Successfully reported this slideshow.
We use your LinkedIn profile and activity data to personalize ads and to show you more relevant ads. You can change your ad preferences anytime.

Csr Report on Case 17


Published on

Check out the notes section of the ppt slides for our respective assignments. Thank you.

Published in: Business, Economy & Finance
  • Thank you so much to share so nice article. It is wonderful!
    Are you sure you want to  Yes  No
    Your message goes here

Csr Report on Case 17

  1. 2. reek <ul><li>Founded in 1964 as Blue Ribbon Sports </li></ul><ul><li>Named for the Greek goddess of victory </li></ul><ul><li>Just Do It! </li></ul><ul><li>Employs 33,000 people worldwide </li></ul><ul><li>Reported earnings of $19.2b at the end of fiscal year 31-05-2009 </li></ul><ul><li>Ranked the 31 st Top Brand (2006) </li></ul><ul><li>1 st Sports Brand on the list </li></ul>
  2. 3. So What Happened?
  3. 4. So What Happened? <ul><li>Salaries less than minimum wage </li></ul><ul><li>Poor working environment </li></ul><ul><li>No overtime pay </li></ul><ul><li>One bathroom break </li></ul><ul><li>2 drinks of water each 8-hour shift </li></ul><ul><li>Child labor scandal </li></ul>
  4. 5. Child Labour Scandal June 1996
  5. 6. So What Happened? <ul><li>Child Labour in Pakistan </li></ul><ul><li>12 year olds were paid 60c/day to make footballs </li></ul><ul><li>Company had factories in South Korea, Indonesia & Thailand </li></ul><ul><li>Children worked 12 hour days in sub-standard conditions </li></ul>
  6. 7. Why should Nike be responsible for what happens on the factories that it does not own? <ul><li>Hold the brand name of Nike </li></ul><ul><li>Protect reputation </li></ul><ul><li>Pay wages to the workers </li></ul>
  7. 8. Is it ethical for Nike to spend so much on its endorsers? <ul><li>No. </li></ul><ul><li>20 million dollars/ endorsement </li></ul><ul><li>$2.43/person wage </li></ul>
  8. 9. Is it Nike’s responsibility to monitor its subcontracted factories? <ul><li>Yes </li></ul><ul><li>Environmental, social and economic risks </li></ul><ul><li>Subcontracted– obligation to perform a specific task </li></ul>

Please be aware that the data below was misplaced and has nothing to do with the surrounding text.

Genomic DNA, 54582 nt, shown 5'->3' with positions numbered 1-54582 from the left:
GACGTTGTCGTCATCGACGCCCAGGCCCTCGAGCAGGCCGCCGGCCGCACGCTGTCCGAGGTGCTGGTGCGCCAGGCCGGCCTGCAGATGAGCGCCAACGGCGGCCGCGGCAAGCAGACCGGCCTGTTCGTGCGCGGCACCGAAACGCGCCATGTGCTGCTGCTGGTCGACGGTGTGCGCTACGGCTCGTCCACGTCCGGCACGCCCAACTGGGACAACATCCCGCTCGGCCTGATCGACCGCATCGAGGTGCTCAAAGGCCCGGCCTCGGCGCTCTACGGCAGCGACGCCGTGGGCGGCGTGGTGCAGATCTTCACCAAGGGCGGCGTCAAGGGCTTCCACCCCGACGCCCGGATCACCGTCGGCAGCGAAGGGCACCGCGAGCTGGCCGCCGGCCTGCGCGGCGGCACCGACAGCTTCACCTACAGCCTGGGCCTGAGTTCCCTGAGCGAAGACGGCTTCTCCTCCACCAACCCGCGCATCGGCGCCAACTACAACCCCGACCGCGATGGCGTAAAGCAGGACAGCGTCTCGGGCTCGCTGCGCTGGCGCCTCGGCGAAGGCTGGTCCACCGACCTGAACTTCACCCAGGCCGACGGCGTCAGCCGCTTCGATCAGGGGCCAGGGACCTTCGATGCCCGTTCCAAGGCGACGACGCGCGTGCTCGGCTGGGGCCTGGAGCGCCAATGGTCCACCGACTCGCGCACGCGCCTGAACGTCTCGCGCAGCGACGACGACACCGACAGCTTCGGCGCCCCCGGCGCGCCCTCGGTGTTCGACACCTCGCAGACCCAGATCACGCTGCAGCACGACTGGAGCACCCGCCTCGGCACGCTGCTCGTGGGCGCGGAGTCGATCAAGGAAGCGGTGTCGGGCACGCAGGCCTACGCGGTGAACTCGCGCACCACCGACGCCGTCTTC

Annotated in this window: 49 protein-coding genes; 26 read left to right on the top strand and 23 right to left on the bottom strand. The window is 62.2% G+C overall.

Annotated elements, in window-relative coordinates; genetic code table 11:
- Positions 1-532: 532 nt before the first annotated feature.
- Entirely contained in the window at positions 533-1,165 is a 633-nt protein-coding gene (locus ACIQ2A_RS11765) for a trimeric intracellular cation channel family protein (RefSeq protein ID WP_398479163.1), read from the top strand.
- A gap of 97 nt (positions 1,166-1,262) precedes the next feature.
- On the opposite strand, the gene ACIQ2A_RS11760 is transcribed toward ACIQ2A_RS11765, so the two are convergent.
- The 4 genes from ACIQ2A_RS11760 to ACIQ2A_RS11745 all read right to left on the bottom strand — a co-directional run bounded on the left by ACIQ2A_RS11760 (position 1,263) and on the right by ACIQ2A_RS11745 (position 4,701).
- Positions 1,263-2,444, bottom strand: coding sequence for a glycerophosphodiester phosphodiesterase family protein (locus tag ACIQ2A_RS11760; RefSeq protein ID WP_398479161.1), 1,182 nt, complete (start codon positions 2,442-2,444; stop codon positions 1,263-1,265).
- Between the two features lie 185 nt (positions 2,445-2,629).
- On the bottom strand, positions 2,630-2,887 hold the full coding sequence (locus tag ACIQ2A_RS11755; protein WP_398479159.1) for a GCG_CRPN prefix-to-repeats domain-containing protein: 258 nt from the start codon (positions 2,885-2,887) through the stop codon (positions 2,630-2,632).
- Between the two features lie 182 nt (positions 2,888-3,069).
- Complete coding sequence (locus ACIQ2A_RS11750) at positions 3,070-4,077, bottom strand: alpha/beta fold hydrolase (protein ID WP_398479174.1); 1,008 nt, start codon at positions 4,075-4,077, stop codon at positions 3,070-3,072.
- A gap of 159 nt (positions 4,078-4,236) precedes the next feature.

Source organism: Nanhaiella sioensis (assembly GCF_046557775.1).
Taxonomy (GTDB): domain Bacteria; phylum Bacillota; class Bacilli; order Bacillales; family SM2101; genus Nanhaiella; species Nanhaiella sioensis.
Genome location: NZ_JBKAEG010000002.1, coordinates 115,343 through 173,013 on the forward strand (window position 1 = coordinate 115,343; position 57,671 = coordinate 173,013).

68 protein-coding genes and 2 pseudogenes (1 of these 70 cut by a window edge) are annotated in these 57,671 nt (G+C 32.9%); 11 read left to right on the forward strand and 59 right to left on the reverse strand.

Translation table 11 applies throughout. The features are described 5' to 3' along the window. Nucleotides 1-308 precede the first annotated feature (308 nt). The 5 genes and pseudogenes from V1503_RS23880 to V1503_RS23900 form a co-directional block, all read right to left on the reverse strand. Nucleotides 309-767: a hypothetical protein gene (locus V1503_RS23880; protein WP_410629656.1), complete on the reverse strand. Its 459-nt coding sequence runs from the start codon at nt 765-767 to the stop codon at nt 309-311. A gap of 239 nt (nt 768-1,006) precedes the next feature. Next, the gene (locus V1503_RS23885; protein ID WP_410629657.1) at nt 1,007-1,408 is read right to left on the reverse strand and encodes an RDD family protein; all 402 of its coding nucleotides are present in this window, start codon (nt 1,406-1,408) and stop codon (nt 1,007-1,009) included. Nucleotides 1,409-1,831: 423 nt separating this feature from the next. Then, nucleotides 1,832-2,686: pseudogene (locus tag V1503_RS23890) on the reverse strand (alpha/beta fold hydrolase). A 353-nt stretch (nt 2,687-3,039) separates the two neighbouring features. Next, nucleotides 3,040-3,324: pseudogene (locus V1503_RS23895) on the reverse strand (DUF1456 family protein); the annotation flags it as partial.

9. 10. What could Nike have done, if anything to prevent the damage to its corporate reputation? <ul><li>Improve management team– replace or train </li></ul><ul><li>Provide better facilities </li></ul><ul><li>Lessen budget allocation on profit-based corporate endeavors </li></ul><ul><li>Increase priority in corporate social welfare </li></ul>
  10. 11. The Solution <ul><li>Code of Conduct: all suppliers must agree to it </li></ul><ul><li>Creation of an Excessive Overtime Task Force </li></ul><ul><li>Wages: Nike, Other Brands, NGOs to effect change </li></ul><ul><li>Short-term results poor, hope for success in the Long-Term </li></ul><ul><li>Nike’s CSR website: </li></ul>
  11. 12. FLA Assessment
  12. 13. Critique <ul><li>“ The CSR cost for Nike is about $10 million to $12 million a year, just for the CSR staff and expenses, to go to these sustainability meetings all over the world. They have two or three Nike people at every meeting. That’s part of the CSR game. </li></ul><ul><li>“ I figure 75 cents per pair of shoes to the worker would fix the problem. If Nike instead paid workers 75 cents more per pair of shoes, do you know what that would cost Nike compared to the CSR cost? That would cost them $210 million a year.” </li></ul><ul><li>Jeffrey Ballinger, Anti-sweatshop activist </li></ul>
  13. 14. CSR as Crisis Management? <ul><li>In June 2007, Nike apparently renounced its use of CSR as &quot;a risk and reputation management tool“ </li></ul><ul><li>It was to become a core &quot;business objective.“ </li></ul><ul><li>Source: “ Nike back in responsibility rehab ” by Steve Bruin The Oregonian , 3 rd June </li></ul>
  14. 15. So what is CSR? <ul><li>A commonly used term to describe CSR in its current evolutionary state, CSR was mentioned on national television news for the first time in early 2004. Appears to promote the social at the expense of the environmental dimension so Corporate Responsibility has emerged in preference to CSR </li></ul><ul><li>Source: Rebecca Collings </li></ul>
  15. 16. Discussion <ul><li>Is CSR as a crisis management tool really CSR? </li></ul>
  16. 17. Kantian approach <ul><li>The motive behind the programme matters </li></ul><ul><li>CSR should be governed by duty not self-interest </li></ul><ul><li>CSR programmes would exclude evaluation of programme’s benefit to the organisation </li></ul><ul><li>Focus on Corporate duties & beneficiaries allowed to define scope of the relationship </li></ul>The Public Relations Handbook by Alison Theaker (pp. 115-116)
  17. 18. Friedman Approach <ul><li>Social responsibility of business is to be successful </li></ul><ul><li>CSR programmes should be governed by the self-interest of the corporation </li></ul><ul><li>Businesses aren’t governments (risk to democracy) </li></ul>
  18. 19. Short Run and Long Run VS
  19. 20. Sources <ul><li>Seeger, M. W.; Sellnow, T. L., & Ulmer, R. R. (1998). &quot;Communication, organization and crisis&quot;.  Communication Yearbook   21 : 231–275. </li></ul><ul><li>Macroeconomics by N. Gregory Mankiw </li></ul><ul><li>The Public Relations Handbook by Alison Theaker (pp. 115-116 </li></ul><ul><li> </li></ul><ul><li>“ Nike back in responsibility rehab ” by Steve Bruin The Oregonian , 3 rd June </li></ul><ul><li> </li></ul><ul><li> </li></ul><ul><li> </li></ul><ul><li>  Nikebiz: Company Overview: History: 1960s, Nike, Inc., Retrieved on August 12, 2010 </li></ul>
  20. 21. Any Questions
  21. 22. Any Questions
  22. 23. Any Questions
  23. 24. Any Questions
  24. 25. Thank You!